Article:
For simplicity, we take the quantum dots to have the same excitation frequency and dipole moment parameters; in general, this is not necessary.

The collapse operators {*C*_{k}} correspond to spontaneous emission and pure dephasing for the quantum dots and plasmon damping (e.g., Ref. 15) and are, respectively,

With specification of a finite basis corresponding to two states per quantum dot and N_{pl} plasmon states, the density matrix *ρ* is either 2N_{pl} × 2N_{pl} for the case of one quantum dot or 4N_{pl} × 4N_{pl} for the case of two quantum dots, and its elements can be written in operator form via (for the *N* = 2 case)

where each *q*_{j} = 0 or 1 for ground or excited quantum dot states and *s* = 0, 1, 2, …, (N_{pl} − 1).

We implement the density matrix approach described here using the convenient and freely available Quantum Toolbox in Python (QuTiP).^{16,17} (For the low-intensity results here, N_{pl} = 5 suffices; for the high-intensity results, N_{pl} = 15.)

### B. Non-Hermitian model

Instead of solving the Lindblad master equation [Eq. (1)], the non-Hermitian model involves solving a time-dependent Schrödinger equation (TDSE),

where *H*_{c}(*t*) is a complex Hamiltonian matrix or operator given by

where *H*(*t*) is the system Hamiltonian [Eq. (2)] and the *C*_{k} are the collapse operators appearing in the Lindblad superoperator [Eq. (3)], which take on the more explicit forms for our problems of interest in Eq. (5).

We have written the complex Hamiltonian in the form of Eq. (8) in order to draw its connection with the Lindblad master equation for the density matrix, and in this form, it can also be recognized as the effective Hamiltonian that enters into stochastic Schrödinger equation approaches as the first stage before any probabilistic collapses.^{18,19} However, one can easily re-express Eq. (8) as

where $\Gamma =2\gamma 2*+\gamma 1$. This connection between a non-Hermitian Hamiltonian and the stochastic Schrödinger equation has been pointed out before (see, e.g., Refs. 12–14).

If the wave packet is written as

then Eq. (6) yields first-order differential equations for the time derivatives $d\alpha s,q1,q2(t)/dt$ and the contributions from the imaginary terms in Eqs. (8) or (9), i.e., the loss terms in these equations, are easily seen to be $\u2212\Gamma 2q1+q2+s\gamma pl\alpha s,q1,q2(t)$. There is, therefore, no loss for number states *q*_{1} = 0, *q*_{2} = 0, or *s* = 0; in addition, the effective loss rate for each *s* > 0 plasmon state is $s\gamma pl2$, i.e., it increases with *s*. The non-Hermitian model results in a wave packet of size 2N_{pl} for the case of one quantum dot. This is compared to the density matrix size of 2N_{pl} × 2N_{pl} for the full Lindblad master equation. Thus, the non-Hermitian model results in significant computational savings while still including the effects of dissipation and dephasing.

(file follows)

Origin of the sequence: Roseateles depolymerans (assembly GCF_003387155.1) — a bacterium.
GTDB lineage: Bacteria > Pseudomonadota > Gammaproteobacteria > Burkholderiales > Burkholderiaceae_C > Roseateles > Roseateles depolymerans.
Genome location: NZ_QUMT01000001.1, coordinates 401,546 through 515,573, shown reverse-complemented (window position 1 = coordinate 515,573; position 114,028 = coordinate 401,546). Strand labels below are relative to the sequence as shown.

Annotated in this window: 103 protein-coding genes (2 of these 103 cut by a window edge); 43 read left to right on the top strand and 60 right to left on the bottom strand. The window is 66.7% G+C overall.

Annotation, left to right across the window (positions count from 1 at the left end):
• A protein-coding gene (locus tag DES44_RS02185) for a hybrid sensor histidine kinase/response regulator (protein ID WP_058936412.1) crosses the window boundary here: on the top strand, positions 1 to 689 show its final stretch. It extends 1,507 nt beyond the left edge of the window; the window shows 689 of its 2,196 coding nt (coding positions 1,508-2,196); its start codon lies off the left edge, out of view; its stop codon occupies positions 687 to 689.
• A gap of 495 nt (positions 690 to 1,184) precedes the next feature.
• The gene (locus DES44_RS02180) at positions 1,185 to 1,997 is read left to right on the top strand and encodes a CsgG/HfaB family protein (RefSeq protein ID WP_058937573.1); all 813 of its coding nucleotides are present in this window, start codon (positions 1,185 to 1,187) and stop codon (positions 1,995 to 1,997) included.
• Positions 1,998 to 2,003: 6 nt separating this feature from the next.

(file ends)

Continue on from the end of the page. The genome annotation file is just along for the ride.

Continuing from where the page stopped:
## III. RESULTS

### A. Optical spectra

We first consider the case of one quantum dot or exciton interacting with a plasmonic system. For an earlier, pioneering quantum mechanical treatment of such coupled exciton-plasmon systems, see Ref. 20. Figure 1(a) is a schematic of the type of system being considered. We employ the parameters of Shah *et al.*,^{5} which we list in Table I, along with other parameters used in our calculations. The parameters in this system are chosen to be consistent with the optical properties of two ellipsoidal gold nanoparticles of dimensions in the 20–30 nm range with a small (4 nm diameter) CdSe quantum dot placed within the 6 nm gap between the particles, all embedded within a medium of refractive index *n*_{med} = 1.5. Illumination is along the common, long axis and under such conditions, it is possible to have a dipole or exciton-induced transparency effect^{5,21} wherein a sharp dip is superimposed on a broader, plasmonic line shape. This phenomenon arises from Fano interferences.^{5,20,21} In this sense, it is similar to a different and better known phenomenon, electromagnetically induced transparency (EIT).^{22} However, EIT is a nonlinear optical effect requiring both an intense pump and a probe laser.^{22}

Optical spectra (Ref. 5): |

ℏω_{0} = ℏω_{pl} = ℏω_{L} = 2.042 eV |

ℏg_{1} = ℏg_{2} = 0.0108 eV |

ℏγ_{1} = 268 × 10^{−9} eV, $\u210f\gamma 2*=$ 0.001 27 eV, ℏγ_{pl} = 0.150 eV |

d_{0} = 13.9 D, d_{pl} = 2990 D |

E_{L} = 1.38 × 10^{−7} a.u. (intensity 0.001 MW/cm^{2}) |

t_{c} = 50 fs, τ_{L} = 10 fs |

Typical propagation time: 2500 fs |

Coherences and entanglement (Ref. 24): |

ℏω_{0} = ℏω_{pl} = ℏω_{L} = 1.44 eV |

ℏg_{1} = ℏg_{2} = 0.0167 eV |

ℏγ_{1} = 666 × 10^{−9} eV, $\u210f\gamma 2*=$ 0.0017 eV, ℏγ_{s} = 0.033 eV |

Optical spectra (Ref. 5): |

ℏω_{0} = ℏω_{pl} = ℏω_{L} = 2.042 eV |

ℏg_{1} = ℏg_{2} = 0.0108 eV |

ℏγ_{1} = 268 × 10^{−9} eV, $\u210f\gamma 2*=$ 0.001 27 eV, ℏγ_{pl} = 0.150 eV |

d_{0} = 13.9 D, d_{pl} = 2990 D |

E_{L} = 1.38 × 10^{−7} a.u. (intensity 0.001 MW/cm^{2}) |

t_{c} = 50 fs, τ_{L} = 10 fs |

Typical propagation time: 2500 fs |

Coherences and entanglement (Ref. 24): |

ℏω_{0} = ℏω_{pl} = ℏω_{L} = 1.44 eV |

ℏg_{1} = ℏg_{2} = 0.0167 eV |

ℏγ_{1} = 666 × 10^{−9} eV, $\u210f\gamma 2*=$ 0.0017 eV, ℏγ_{s} = 0.033 eV |